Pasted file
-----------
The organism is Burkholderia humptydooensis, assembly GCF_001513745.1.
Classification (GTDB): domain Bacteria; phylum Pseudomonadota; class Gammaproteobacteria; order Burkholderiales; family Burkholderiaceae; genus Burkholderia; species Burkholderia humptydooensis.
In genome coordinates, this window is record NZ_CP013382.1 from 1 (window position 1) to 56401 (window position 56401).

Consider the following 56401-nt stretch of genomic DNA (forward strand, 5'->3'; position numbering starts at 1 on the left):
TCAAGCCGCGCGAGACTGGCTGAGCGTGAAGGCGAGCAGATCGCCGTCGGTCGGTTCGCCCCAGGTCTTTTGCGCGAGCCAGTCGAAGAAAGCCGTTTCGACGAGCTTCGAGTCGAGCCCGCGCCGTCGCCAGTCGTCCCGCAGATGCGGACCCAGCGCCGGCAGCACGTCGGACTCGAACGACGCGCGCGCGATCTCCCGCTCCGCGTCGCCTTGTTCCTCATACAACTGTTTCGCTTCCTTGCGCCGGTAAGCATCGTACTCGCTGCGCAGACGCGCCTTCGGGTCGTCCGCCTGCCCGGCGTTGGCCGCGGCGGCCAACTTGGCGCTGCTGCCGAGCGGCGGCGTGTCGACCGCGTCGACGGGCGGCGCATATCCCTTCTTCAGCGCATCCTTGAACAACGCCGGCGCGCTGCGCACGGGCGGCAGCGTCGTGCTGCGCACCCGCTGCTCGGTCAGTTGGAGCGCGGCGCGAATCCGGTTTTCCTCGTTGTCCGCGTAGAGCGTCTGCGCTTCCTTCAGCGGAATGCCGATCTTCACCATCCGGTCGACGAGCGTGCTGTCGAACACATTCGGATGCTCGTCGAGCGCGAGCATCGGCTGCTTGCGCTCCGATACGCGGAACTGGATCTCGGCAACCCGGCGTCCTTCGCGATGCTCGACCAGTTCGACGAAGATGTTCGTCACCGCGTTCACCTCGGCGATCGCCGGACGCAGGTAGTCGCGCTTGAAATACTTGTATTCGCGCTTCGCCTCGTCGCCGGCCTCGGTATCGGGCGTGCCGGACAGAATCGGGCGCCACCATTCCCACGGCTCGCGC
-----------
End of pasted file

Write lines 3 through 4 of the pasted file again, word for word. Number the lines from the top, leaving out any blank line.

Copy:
In genome coordinates, this window is record NZ_CP013382.1 from 1 (window position 1) to 56401 (window position 56401).

Consider the following 56401-nt stretch of genomic DNA (forward strand, 5'->3'; position numbering starts at 1 on the left):